Weil explains that every time we pay attention, we “destroy the evil in ourselves.” Evil divides and dissipates. This can be seen in the division between God and humanity, in conflicts between individual human beings, and in the internal battles we each fight against our lower tendencies. By concentrating, we “pull ourselves together”, overcoming the evil impulse to dissipation. 

    What is Attention?

    To pay attention well, we need to know what attention is. Weil writes that attention is a negative effort, the act of holding the mind open in the presence of something. “Jumping” on a concept or idea too quickly is not attention, and can close the mind to the truth. At the same time, we can’t “jump” away from the idea or person before us. Weil describes attention while writing as waiting “for the right word to come of itself at the end of the pen, while we merely reject all inadequate words.”

    This negative effort of attention is hard for us. We’re very busy, and we want to stay that way: it makes us feel important and protects us from ourselves. We don’t like to be “re-collected” with ourselves and passively present before God in prayer, or before another human being or even an idea. Yet this is what Christ asks us to do. In the Gospel, the servants who were found patiently and attentively waiting are called blessed.

    Attentive Community

    This virtue of attention is necessary for community, and also fostered by it. Weil points out this connection: 

    “Not only does the love of God have attention for its sub­stance; the love of our neighbor, which we know to be the same love, is made of this same substance. Those who are unhappy have no need for anything in this world but people capable of giving them their attention. The capacity to give one’s attention to a sufferer is a very rare and difficult thing; it is almost a miracle; it is a miracle.”

    Community is all about giving others our attention, emptying our souls of self so we can take the other in; so we can, as Weil put it, say to the other “What are you going through?” Without this attention, community becomes soulless and sterile. “Companions” are literally those who share bread with one another; in a more extensive sense, they are those who share their lives, share their attention.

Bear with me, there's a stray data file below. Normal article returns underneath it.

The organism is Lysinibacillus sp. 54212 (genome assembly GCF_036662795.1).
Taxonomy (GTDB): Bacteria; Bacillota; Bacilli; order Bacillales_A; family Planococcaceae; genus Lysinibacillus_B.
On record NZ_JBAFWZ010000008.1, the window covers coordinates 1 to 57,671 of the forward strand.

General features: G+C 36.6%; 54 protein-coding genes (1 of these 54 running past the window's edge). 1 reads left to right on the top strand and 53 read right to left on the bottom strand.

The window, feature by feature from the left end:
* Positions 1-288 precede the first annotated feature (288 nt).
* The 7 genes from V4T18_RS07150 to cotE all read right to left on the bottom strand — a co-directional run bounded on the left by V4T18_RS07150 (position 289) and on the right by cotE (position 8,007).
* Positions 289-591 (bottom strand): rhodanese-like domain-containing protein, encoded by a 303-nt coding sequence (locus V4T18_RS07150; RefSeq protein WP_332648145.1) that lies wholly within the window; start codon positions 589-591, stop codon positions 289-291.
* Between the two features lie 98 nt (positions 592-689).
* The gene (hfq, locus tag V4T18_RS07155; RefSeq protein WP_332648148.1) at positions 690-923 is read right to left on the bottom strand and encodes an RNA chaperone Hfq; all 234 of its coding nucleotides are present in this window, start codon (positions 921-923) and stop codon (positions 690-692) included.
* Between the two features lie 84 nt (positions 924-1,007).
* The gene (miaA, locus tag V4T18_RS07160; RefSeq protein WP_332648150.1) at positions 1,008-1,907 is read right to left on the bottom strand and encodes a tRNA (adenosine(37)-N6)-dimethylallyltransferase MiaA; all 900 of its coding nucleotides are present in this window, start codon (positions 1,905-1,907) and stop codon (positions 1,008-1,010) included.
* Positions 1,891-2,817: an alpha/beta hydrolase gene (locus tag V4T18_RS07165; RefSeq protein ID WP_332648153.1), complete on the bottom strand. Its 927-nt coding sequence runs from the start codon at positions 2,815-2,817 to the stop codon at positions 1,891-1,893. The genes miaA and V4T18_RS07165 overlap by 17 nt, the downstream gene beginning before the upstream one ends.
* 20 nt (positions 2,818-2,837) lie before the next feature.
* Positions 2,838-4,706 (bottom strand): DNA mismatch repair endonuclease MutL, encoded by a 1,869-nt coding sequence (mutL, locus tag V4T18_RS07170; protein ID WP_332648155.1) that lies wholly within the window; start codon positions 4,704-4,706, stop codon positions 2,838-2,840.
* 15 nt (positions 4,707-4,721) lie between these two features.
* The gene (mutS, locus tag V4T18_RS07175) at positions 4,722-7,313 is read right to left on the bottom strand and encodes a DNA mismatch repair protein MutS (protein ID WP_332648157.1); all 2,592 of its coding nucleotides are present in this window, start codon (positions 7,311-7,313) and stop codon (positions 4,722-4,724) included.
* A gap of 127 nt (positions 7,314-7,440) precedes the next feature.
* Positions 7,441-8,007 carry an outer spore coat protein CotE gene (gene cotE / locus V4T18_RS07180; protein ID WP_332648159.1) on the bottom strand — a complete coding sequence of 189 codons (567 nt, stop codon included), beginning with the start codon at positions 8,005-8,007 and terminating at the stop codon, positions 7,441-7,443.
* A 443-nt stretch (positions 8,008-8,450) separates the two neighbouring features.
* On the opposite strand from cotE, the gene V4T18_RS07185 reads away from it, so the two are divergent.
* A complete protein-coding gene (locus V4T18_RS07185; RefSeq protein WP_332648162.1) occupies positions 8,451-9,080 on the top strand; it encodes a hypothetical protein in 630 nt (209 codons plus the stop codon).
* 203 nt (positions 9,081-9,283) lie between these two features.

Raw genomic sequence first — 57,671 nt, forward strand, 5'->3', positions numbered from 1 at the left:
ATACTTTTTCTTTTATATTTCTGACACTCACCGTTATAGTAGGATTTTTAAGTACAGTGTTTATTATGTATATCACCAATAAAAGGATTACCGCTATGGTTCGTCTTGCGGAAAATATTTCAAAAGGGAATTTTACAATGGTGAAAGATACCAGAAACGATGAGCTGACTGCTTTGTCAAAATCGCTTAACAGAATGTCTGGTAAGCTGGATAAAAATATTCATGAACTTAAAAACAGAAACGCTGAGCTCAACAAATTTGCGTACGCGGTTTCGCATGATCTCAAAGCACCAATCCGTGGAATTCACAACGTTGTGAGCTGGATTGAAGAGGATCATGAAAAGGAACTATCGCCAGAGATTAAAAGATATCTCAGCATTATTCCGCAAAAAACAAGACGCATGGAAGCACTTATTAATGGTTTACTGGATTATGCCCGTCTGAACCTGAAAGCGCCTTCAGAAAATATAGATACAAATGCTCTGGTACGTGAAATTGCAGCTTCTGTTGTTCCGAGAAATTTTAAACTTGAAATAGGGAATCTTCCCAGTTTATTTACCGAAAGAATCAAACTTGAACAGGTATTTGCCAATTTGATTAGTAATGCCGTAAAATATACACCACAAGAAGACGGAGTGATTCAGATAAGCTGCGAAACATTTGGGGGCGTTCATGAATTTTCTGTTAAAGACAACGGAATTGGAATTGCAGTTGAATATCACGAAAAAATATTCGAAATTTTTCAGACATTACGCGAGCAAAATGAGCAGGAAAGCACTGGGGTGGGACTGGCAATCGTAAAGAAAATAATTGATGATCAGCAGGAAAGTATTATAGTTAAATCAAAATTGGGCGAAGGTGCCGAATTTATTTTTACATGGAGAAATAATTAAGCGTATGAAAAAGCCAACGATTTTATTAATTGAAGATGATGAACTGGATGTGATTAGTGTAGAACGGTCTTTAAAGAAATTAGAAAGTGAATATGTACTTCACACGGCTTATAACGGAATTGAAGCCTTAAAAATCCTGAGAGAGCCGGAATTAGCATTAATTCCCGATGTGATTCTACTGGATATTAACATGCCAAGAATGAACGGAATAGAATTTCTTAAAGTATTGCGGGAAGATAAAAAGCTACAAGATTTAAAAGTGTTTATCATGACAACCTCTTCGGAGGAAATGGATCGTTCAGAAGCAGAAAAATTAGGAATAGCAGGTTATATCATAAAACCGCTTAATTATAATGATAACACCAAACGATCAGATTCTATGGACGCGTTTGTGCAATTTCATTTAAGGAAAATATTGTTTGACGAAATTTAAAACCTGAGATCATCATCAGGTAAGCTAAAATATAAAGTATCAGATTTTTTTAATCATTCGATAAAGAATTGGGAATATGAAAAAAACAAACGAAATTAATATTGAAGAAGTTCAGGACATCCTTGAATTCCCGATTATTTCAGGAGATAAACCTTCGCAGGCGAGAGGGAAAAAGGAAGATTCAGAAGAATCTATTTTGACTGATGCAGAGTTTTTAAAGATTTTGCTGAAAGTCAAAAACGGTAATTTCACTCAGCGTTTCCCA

Imitating Christ

    In doing so, we’re imitating Christ, who emptied himself for our sake. Not only will we imitate him, but in imitating him through attention we will truly find him. It does not matter what we are doing, whether studying, working, or serving our neighbor: if we are open and attentive to the things around us, we will find him there before us. For “in him we live and move and have our being”. All things are kept in being by the loving attention of God, so that when we look on anything with love and attention, our gaze meets his. 

    “Prayer is a surge of the heart, it is a simple look turned toward heaven, it is a cry of recognition and of love, embracing both trial and joy.”

    —St. Thérèse of Lisieux

  • Podcast 6: Consoling the Heart of Jesus

    A Spirituality of Trust

    In podcast 6, Peter Land and Malcolm Schluenderfritz discuss the Fr. Gaitley’s book Consoling the Heart of Jesus and the spirituality that underlies it: the great love that Jesus has for each of us, despite our sins and failings, and the great importance of absolute trust in his mercy. We also discuss The Little Way of St. Therese of Lisieux and Pope Francis’ call to go to the peripheries. Other topics mentioned include: scrupulosity; an outward focus; pride; “performance orientation;” Pelagianism; the Good Thief; St. Paul; attachments and addictions; the danger of self-sufficiency; the danger of agendas; the Prodigal Son; C. S. Lewis; detachment; A.A.; St. Faustina; St. Margaret Mary; Eucharistic Adoration; Pharisees; Jansenism; and St. Benedict Joseph Labre.

    (All transcripts edited for clarity and readability.)